Thesis Title: The Use of Laser Guide Stars in Astronomy
Chris Neyman's Ph.D. research included both experimental and theoretical investigations of laser guide stars.
On the experimental side, Chris Neyman used a 50 Watt Excimer laser at the 1-m telescope at Mt. Laguna Observatory to project and to detect two Rayleigh laser guide stars that were created and placed side-by-side on the sky. This is a rather difficult experiment to do as Ph.D. thesis student. He did the optical design lay-out, assembled the optics, and spent many nights at the Mt. Laguna 1-m telescope. His aim was to measure the differential motion of the two artificial stars as a feasibility test for the creation of multiple laser guide star systems. On the theoretical side, Chris Neyman built a computer model to simulate the propagation of electromagnetic waves through a turbulent atmosphere -- complete with randomized phase screens -- primarily to simulate the outcome of his experimental work. However, once the computer model was operating, he also ran simulations of the UnISIS laser guided adaptive optics system at Mt. Wilson to determine the extent of focal anisoplanatism (the cone effect) given the finite altitude (18 km) of the UnISIS laser guide star. In a very imaginative aside, Mr. Neyman also derived and published as a separate paper a fundamental limitation as to the accuracy of using artificial laser signals to determine the absolute position of astronomical sources when viewed through the turbulent atmosphere of the Earth.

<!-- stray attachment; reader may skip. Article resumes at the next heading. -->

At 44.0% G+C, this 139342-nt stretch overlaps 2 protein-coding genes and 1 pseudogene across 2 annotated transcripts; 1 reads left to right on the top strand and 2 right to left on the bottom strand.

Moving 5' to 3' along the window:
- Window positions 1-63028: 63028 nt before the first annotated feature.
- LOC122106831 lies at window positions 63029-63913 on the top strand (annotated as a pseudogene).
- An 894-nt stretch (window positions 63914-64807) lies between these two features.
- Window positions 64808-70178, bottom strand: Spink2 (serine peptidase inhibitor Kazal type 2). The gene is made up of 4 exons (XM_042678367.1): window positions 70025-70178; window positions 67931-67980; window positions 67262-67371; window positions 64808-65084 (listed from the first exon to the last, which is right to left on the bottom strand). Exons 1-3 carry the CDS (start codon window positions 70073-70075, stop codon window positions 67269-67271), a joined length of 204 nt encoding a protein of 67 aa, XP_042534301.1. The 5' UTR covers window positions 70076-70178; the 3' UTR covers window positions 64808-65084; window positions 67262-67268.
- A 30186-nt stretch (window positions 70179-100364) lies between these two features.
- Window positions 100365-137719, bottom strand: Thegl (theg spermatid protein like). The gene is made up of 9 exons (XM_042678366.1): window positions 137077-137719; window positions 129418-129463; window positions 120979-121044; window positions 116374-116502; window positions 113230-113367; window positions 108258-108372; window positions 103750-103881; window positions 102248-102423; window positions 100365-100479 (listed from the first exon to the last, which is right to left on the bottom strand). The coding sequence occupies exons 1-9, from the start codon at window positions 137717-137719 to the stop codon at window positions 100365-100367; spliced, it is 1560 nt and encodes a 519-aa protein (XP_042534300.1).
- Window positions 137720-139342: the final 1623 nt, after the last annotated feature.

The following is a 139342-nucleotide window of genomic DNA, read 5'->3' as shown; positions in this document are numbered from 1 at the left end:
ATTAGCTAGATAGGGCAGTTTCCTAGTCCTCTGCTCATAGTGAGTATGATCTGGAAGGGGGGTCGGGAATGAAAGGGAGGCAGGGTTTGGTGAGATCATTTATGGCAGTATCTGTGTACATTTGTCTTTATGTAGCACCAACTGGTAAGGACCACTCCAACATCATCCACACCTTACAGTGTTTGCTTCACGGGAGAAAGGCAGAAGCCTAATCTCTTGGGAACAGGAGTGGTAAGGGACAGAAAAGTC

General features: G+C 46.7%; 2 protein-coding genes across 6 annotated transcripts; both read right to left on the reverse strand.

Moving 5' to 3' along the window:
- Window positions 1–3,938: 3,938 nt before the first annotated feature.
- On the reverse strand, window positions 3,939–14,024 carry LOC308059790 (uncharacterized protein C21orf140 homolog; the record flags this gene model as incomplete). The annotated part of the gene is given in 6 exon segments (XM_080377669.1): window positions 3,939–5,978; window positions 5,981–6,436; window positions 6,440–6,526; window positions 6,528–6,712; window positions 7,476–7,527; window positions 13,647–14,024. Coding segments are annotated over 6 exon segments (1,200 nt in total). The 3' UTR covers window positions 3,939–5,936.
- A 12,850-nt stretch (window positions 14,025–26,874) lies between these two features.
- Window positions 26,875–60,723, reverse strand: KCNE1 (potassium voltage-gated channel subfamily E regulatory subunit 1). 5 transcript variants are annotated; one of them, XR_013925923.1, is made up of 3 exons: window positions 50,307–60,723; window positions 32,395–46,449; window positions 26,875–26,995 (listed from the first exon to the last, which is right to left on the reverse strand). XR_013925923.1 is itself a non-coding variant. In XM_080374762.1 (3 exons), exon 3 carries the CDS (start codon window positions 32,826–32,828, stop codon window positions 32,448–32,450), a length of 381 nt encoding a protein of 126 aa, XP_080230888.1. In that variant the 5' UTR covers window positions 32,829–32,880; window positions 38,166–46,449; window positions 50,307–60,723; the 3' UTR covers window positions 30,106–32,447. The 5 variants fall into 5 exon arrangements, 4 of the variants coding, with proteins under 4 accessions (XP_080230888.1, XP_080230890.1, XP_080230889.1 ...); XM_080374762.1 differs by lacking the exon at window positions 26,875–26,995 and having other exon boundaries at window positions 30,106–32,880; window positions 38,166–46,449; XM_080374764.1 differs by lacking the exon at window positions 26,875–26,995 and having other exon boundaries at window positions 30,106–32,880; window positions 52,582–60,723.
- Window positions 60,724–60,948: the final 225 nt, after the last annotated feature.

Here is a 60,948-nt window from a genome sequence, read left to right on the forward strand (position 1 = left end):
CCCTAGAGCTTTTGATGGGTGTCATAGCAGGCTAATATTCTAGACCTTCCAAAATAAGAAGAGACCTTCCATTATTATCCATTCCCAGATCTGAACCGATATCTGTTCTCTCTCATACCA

Even before completing his Ph.D., Dr. Neyman was hired by the Air Force Maui Observing Station (AMOS) where he was eventually appointed as Group Leader of the 3.5-m AEOS Telescope's adaptive optics system. Subsequently, he moved to Keck Observatory where he now works in the interferometry and adaptive optics group.